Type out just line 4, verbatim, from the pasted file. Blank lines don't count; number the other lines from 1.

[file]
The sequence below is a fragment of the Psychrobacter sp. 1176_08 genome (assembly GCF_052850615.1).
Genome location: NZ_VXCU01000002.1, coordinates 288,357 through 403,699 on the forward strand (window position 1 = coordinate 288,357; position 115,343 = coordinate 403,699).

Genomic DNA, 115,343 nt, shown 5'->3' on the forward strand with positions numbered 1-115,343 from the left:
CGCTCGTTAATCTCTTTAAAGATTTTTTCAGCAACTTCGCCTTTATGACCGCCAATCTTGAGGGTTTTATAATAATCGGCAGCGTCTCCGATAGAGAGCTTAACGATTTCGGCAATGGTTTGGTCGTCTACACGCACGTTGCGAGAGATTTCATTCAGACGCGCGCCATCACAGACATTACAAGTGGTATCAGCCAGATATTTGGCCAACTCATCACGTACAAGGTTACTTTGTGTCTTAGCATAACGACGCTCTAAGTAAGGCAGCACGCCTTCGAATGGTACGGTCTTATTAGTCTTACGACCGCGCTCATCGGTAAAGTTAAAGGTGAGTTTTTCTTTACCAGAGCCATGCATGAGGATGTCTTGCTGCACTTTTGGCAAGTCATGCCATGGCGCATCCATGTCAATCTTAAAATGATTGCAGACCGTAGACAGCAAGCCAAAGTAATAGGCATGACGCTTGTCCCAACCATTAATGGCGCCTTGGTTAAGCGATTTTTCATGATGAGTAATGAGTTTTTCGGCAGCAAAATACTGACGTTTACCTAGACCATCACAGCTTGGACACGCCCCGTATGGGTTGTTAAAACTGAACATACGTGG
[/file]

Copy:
CGCTCGTTAATCTCTTTAAAGATTTTTTCAGCAACTTCGCCTTTATGACCGCCAATCTTGAGGGTTTTATAATAATCGGCAGCGTCTCCGATAGAGAGCTTAACGATTTCGGCAATGGTTTGGTCGTCTACACGCACGTTGCGAGAGATTTCATTCAGACGCGCGCCATCACAGACATTACAAGTGGTATCAGCCAGATATTTGGCCAACTCATCACGTACAAGGTTACTTTGTGTCTTAGCATAACGACGCTCTAAGTAAGGCAGCACGCCTTCGAATGGTACGGTCTTATTAGTCTTACGACCGCGCTCATCGGTAAAGTTAAAGGTGAGTTTTTCTTTACCAGAGCCATGCATGAGGATGTCTTGCTGCACTTTTGGCAAGTCATGCCATGGCGCATCCATGTCAATCTTAAAATGATTGCAGACCGTAGACAGCAAGCCAAAGTAATAGGCATGACGCTTGTCCCAACCATTAATGGCGCCTTGGTTAAGCGATTTTTCATGATGAGTAATGAGTTTTTCGGCAGCAAAATACTGACGTTTACCTAGACCATCACAGCTTGGACACGCCCCGTATGGGTTGTTAAAACTGAACATACGTGG